Nestled in the beautiful Lorton Valley are three incredible works of large scale art.

The students at Lorton School transformed their school field into a gallery where the whole school took part in Active Art’s 'Art from Above' workshop.

They learnt about conceptual art and the incredible work of Christo, Dennis Oppenheim, and Richard Long.

The aim of the workshop was to get children thinking of art in a different way and use unusual everyday household items to make large scale art.

The children used everything from sheets and duvets to pans, shoes and wheels, they even used themselves to create shapes and patterns within the artwork.

They watched as a drone took films and photos and revealed the amazing scale of their fantastic school piece.

Artist Claire Grant of Active Art, said: "We love to push the boundaries of art taught at Primary level, we can use anything to create art as we have shown here today.

"Conceptual art is about using materials and thoughts that challenge traditional boundaries and grab people’s attention, making them want to look further."

Reminiscent of the Nazca Lines in Southern Peru, artwork as seen from above, is ancient and something that Humans have endeavoured to create for thousands of years, making the project that much more inspiring and important.

Claire said: "The piece is also in tribute to the beautiful Lorton Valley and its animals which live in it’s rivers, on its land and in the sky above it.

"The children have done a brilliant job of transforming everyday items found within our homes into this beautiful artwork and I am delighted by the result.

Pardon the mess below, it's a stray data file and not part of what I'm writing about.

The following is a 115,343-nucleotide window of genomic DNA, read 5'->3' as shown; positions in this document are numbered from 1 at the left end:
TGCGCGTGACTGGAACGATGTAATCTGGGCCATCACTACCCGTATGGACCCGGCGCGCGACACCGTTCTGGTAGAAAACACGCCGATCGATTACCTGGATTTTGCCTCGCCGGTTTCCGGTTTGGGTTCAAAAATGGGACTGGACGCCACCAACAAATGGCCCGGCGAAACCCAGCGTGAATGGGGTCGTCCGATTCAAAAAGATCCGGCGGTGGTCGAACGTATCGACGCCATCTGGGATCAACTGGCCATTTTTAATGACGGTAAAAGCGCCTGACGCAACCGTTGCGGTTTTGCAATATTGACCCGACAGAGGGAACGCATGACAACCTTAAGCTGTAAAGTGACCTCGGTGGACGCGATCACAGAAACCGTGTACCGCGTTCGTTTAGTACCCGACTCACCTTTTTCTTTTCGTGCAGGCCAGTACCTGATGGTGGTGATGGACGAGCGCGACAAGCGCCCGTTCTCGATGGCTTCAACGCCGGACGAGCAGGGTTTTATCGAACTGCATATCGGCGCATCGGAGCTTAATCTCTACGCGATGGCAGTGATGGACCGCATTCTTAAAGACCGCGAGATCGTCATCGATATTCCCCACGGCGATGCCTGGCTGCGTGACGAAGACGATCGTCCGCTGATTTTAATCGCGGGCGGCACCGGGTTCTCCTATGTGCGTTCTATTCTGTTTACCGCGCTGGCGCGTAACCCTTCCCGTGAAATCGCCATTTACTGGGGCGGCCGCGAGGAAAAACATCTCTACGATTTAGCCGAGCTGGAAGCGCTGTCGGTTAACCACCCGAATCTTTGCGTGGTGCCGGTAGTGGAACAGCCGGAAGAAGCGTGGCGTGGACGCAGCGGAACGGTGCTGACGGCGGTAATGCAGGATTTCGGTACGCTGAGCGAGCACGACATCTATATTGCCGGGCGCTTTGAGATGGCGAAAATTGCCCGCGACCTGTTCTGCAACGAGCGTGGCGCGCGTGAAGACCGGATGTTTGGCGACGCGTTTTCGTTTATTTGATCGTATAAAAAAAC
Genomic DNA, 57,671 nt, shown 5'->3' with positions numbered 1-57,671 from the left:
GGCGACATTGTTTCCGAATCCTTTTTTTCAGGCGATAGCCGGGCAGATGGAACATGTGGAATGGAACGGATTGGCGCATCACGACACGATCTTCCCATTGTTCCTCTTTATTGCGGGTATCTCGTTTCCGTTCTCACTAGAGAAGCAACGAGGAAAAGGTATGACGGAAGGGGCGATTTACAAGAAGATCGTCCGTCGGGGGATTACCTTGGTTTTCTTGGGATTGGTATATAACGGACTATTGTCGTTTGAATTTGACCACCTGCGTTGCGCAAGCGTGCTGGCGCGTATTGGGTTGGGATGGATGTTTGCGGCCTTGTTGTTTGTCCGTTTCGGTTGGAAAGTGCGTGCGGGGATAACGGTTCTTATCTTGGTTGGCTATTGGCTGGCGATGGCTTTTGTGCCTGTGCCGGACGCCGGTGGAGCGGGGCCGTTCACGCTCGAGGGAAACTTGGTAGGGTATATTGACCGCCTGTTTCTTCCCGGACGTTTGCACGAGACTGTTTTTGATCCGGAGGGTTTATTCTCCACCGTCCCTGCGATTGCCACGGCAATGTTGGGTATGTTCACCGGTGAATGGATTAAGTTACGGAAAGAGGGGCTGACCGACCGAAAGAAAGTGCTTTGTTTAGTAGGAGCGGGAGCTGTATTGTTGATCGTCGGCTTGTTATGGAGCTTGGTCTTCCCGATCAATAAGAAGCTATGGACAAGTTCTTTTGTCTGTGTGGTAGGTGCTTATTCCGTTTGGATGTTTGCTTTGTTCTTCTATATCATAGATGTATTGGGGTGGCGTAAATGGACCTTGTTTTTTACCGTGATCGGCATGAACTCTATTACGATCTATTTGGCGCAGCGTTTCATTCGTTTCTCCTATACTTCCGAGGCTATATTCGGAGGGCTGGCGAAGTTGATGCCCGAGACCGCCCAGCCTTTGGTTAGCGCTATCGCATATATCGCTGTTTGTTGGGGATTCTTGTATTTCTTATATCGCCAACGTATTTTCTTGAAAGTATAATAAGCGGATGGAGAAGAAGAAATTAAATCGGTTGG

"We had a lot of fun!"

The school children at Lorton have also been given the opportunity this year to explore wire sculpting, charcoal work and installation art with Active Art.

Claire added: "All of these workshops have focused on how we can express feelings, opinions and emotions through art. The children experimented with many different art materials.

"Bending and looping lengths of wire into portraits of themselves to create a large kinetic mobile, creating huge charcoal drawings using their whole body as a drawing tool to capture their movements onto paper, and transforming patterns and colours found in nature into a permanent wooden art piece for the Early Years area."

Headteacher at Lorton Primary School, Olivia Harrison, has been delighted at the results of the workshops, "It's been a busy and productive time," she said, "The progress and learning all of the children have made during their morning lessons has doubtless been enhanced because of the care and attention placed on their personal and social development."

This personal and social development was made very difficult to cultivate with lockdown procedures in place, Mrs Harrison said: "At Lorton, we intrinsically believe that a child’s happiness is of the utmost importance in everything that they do; happy learners truly do make the best and most productive learners."